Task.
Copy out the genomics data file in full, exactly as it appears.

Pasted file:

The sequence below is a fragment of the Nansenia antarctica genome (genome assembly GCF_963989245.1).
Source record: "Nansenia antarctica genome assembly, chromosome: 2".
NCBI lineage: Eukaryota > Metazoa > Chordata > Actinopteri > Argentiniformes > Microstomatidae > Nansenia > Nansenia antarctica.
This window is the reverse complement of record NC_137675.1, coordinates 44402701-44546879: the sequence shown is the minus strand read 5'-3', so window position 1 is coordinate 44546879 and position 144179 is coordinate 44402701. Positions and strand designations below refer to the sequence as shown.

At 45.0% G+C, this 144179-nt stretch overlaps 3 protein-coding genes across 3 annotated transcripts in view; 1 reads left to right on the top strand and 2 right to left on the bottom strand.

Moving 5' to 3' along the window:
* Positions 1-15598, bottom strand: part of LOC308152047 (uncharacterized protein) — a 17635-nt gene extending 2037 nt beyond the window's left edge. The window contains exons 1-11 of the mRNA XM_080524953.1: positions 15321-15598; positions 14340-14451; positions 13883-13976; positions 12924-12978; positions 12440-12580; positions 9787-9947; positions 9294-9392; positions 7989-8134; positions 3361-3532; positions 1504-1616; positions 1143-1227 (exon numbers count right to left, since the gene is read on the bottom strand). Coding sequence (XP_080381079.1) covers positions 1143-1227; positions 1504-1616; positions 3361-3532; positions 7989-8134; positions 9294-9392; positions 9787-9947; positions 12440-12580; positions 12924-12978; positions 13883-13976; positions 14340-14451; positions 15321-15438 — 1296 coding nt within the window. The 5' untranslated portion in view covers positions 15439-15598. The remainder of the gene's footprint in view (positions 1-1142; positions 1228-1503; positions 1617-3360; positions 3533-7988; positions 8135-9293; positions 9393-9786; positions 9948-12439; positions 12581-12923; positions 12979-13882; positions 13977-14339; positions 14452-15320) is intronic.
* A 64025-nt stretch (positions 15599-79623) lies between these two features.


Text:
The sequence below is a fragment of the Nansenia antarctica genome (genome assembly GCF_963989245.1).
Source record: "Nansenia antarctica genome assembly, chromosome: 2".
NCBI lineage: Eukaryota > Metazoa > Chordata > Actinopteri > Argentiniformes > Microstomatidae > Nansenia > Nansenia antarctica.
This window is the reverse complement of record NC_137675.1, coordinates 44402701-44546879: the sequence shown is the minus strand read 5'-3', so window position 1 is coordinate 44546879 and position 144179 is coordinate 44402701. Positions and strand designations below refer to the sequence as shown.

At 45.0% G+C, this 144179-nt stretch overlaps 3 protein-coding genes across 3 annotated transcripts in view; 1 reads left to right on the top strand and 2 right to left on the bottom strand.

Moving 5' to 3' along the window:
* Positions 1-15598, bottom strand: part of LOC308152047 (uncharacterized protein) — a 17635-nt gene extending 2037 nt beyond the window's left edge. The window contains exons 1-11 of the mRNA XM_080524953.1: positions 15321-15598; positions 14340-14451; positions 13883-13976; positions 12924-12978; positions 12440-12580; positions 9787-9947; positions 9294-9392; positions 7989-8134; positions 3361-3532; positions 1504-1616; positions 1143-1227 (exon numbers count right to left, since the gene is read on the bottom strand). Coding sequence (XP_080381079.1) covers positions 1143-1227; positions 1504-1616; positions 3361-3532; positions 7989-8134; positions 9294-9392; positions 9787-9947; positions 12440-12580; positions 12924-12978; positions 13883-13976; positions 14340-14451; positions 15321-15438 — 1296 coding nt within the window. The 5' untranslated portion in view covers positions 15439-15598. The remainder of the gene's footprint in view (positions 1-1142; positions 1228-1503; positions 1617-3360; positions 3533-7988; positions 8135-9293; positions 9393-9786; positions 9948-12439; positions 12581-12923; positions 12979-13882; positions 13977-14339; positions 14452-15320) is intronic.
* A 64025-nt stretch (positions 15599-79623) lies between these two features.